It’s likely that you have a wine decanter sitting in your home, especially if you were recently married; yet you have no idea when or how you are supposed to use it. Or for that matter, why you even would.

Decant simply means to pour a wine from one vessel, its bottle, into another. While there are a lot of fancy decanters out there on the market, all you need is another empty container. We’ve played around with plastic pitchers, mason jars, even other empty bottles. They all do the job well, though they may not look as pretty.

The reason you decant a wine is to allow it to come in more contact with oxygen. As we discussed elsewhere, oxygen, during its initial contact with a wine can be very beneficial, enhancing a wine’s flavors and softening it.

Don’t let anyone tell you that you can only decant certain types of wine, any wine, both white and red, can be decanted. We decant all the time. There is hardly a wine that is worse from being decanted, so our rule is, if you want to decant a wine, do it, even if you are just decanting it because you think it looks prettier in the decanter.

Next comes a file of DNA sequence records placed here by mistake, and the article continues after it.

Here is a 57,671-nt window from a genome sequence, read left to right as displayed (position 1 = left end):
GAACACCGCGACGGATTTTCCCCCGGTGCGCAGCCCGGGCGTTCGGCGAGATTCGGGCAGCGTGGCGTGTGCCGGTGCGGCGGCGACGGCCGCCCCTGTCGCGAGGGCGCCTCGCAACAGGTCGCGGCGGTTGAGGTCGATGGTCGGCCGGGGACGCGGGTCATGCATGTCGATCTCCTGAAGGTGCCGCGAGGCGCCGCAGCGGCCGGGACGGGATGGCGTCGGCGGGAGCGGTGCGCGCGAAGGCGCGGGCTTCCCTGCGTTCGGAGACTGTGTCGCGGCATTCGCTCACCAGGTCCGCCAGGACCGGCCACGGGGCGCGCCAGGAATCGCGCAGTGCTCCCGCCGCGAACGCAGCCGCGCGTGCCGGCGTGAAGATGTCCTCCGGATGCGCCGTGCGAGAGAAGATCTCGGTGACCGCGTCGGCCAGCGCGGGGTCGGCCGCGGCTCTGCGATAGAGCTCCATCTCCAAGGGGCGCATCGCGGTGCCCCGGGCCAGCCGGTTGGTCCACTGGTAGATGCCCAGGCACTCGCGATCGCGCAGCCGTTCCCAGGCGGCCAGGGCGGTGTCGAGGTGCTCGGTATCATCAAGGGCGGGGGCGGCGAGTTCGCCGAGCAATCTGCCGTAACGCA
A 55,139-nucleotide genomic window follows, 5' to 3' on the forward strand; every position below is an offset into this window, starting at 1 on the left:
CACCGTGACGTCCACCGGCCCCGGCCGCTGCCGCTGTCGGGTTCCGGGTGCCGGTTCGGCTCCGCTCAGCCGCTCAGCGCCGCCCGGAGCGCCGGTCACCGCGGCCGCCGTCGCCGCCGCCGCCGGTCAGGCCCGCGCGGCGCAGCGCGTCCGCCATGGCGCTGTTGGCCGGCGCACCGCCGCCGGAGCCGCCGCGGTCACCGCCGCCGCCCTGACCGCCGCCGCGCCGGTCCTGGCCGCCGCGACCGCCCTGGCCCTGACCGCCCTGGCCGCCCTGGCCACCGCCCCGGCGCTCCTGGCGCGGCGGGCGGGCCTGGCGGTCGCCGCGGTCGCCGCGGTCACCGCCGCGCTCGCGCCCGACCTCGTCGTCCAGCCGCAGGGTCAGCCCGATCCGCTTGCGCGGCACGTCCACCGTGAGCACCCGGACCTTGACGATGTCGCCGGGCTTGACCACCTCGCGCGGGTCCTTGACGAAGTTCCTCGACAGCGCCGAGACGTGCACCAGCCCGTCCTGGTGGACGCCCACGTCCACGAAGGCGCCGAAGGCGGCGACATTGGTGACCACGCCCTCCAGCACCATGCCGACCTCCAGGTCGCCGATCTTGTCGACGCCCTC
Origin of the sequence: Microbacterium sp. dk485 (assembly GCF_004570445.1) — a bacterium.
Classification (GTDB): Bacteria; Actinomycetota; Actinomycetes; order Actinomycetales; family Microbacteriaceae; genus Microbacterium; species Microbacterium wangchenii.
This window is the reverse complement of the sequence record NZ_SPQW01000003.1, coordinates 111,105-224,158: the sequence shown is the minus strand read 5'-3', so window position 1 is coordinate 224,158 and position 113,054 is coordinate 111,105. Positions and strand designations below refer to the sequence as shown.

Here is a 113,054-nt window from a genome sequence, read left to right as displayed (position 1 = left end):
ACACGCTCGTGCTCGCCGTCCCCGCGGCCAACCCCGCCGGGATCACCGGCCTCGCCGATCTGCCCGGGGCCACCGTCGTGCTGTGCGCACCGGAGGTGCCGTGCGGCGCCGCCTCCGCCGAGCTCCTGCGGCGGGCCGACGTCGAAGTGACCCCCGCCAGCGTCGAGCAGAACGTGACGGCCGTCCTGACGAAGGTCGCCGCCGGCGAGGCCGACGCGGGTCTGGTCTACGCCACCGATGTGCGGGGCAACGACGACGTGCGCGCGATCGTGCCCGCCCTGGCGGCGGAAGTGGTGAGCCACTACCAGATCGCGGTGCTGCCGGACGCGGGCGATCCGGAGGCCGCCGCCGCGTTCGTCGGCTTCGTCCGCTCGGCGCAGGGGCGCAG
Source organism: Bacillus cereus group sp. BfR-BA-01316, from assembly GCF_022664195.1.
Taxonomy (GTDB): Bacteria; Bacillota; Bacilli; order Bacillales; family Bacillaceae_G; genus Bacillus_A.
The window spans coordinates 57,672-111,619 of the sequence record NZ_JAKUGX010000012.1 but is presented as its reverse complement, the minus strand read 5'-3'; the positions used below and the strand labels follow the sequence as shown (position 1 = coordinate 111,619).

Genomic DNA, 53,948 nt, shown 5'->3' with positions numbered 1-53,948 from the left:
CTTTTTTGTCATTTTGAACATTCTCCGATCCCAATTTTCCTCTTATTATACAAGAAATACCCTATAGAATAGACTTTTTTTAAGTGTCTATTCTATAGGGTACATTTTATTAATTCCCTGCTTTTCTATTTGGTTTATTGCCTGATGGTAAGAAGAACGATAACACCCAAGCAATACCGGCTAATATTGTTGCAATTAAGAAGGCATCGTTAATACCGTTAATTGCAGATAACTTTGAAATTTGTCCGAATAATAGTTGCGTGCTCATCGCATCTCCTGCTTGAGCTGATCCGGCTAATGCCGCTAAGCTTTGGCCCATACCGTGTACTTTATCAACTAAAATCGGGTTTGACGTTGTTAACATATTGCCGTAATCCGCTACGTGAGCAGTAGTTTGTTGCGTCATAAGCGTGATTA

Decanting is also a great trick to ensure a wine is more likely to please all of your guests. The contact the wine has with the air rounds out the wine and makes it more pleasing to most people’s taste buds, plus if you have a nice decanter, it looks pretty sitting on the table prior to being served. Remember we taste with our eyes as much as we do with our nose and tongues.

To decant a wine, pour the wine from its bottle into your decanting vessel 15 to 20 minutes before you want to serve it, and just let it sit, then serve.

Recently a lot of “hyperdecanting” wine aerators and gadgets have come onto the market claiming to achieve even better results than the traditional method. Nathan Myhrvold (yes that Nathan Myhrvold, the world’s leading patent troll!), the author of Modernist Cuisine even advocates pouring wine into a blender and blending it to force even more air into it, but at VinePair we think the classic method works best, plus it’s the most elegant way to serve. Happy decanting.